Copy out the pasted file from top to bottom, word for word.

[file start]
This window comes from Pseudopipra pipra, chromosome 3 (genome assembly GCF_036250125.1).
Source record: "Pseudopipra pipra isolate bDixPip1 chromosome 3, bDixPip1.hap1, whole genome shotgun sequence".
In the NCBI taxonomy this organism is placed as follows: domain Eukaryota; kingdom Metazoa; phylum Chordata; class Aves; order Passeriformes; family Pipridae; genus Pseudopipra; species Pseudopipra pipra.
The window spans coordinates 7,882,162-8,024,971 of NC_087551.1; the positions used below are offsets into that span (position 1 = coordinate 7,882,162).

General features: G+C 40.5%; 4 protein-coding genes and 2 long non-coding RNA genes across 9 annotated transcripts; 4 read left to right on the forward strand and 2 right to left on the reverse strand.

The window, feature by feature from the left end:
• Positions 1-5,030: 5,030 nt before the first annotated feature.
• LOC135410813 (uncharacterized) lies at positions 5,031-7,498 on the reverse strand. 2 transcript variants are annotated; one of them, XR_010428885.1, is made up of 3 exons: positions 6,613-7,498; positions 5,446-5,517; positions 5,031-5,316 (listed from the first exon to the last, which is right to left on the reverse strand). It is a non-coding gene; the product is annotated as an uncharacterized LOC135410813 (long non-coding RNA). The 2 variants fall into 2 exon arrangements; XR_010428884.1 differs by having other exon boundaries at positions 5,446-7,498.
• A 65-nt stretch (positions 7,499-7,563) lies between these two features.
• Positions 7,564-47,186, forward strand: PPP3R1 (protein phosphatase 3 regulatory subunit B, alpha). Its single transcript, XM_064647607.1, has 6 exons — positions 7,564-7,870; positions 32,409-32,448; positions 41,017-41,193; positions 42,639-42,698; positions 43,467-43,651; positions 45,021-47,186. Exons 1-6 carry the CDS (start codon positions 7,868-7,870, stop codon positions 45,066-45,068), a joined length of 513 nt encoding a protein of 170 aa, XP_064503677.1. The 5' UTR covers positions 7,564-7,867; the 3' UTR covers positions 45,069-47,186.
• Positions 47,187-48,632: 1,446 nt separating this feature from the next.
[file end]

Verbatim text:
This window comes from Pseudopipra pipra, chromosome 3 (genome assembly GCF_036250125.1).
Source record: "Pseudopipra pipra isolate bDixPip1 chromosome 3, bDixPip1.hap1, whole genome shotgun sequence".
In the NCBI taxonomy this organism is placed as follows: domain Eukaryota; kingdom Metazoa; phylum Chordata; class Aves; order Passeriformes; family Pipridae; genus Pseudopipra; species Pseudopipra pipra.
The window spans coordinates 7,882,162-8,024,971 of NC_087551.1; the positions used below are offsets into that span (position 1 = coordinate 7,882,162).

General features: G+C 40.5%; 4 protein-coding genes and 2 long non-coding RNA genes across 9 annotated transcripts; 4 read left to right on the forward strand and 2 right to left on the reverse strand.

The window, feature by feature from the left end:
• Positions 1-5,030: 5,030 nt before the first annotated feature.
• LOC135410813 (uncharacterized) lies at positions 5,031-7,498 on the reverse strand. 2 transcript variants are annotated; one of them, XR_010428885.1, is made up of 3 exons: positions 6,613-7,498; positions 5,446-5,517; positions 5,031-5,316 (listed from the first exon to the last, which is right to left on the reverse strand). It is a non-coding gene; the product is annotated as an uncharacterized LOC135410813 (long non-coding RNA). The 2 variants fall into 2 exon arrangements; XR_010428884.1 differs by having other exon boundaries at positions 5,446-7,498.
• A 65-nt stretch (positions 7,499-7,563) lies between these two features.
• Positions 7,564-47,186, forward strand: PPP3R1 (protein phosphatase 3 regulatory subunit B, alpha). Its single transcript, XM_064647607.1, has 6 exons — positions 7,564-7,870; positions 32,409-32,448; positions 41,017-41,193; positions 42,639-42,698; positions 43,467-43,651; positions 45,021-47,186. Exons 1-6 carry the CDS (start codon positions 7,868-7,870, stop codon positions 45,066-45,068), a joined length of 513 nt encoding a protein of 170 aa, XP_064503677.1. The 5' UTR covers positions 7,564-7,867; the 3' UTR covers positions 45,069-47,186.
• Positions 47,187-48,632: 1,446 nt separating this feature from the next.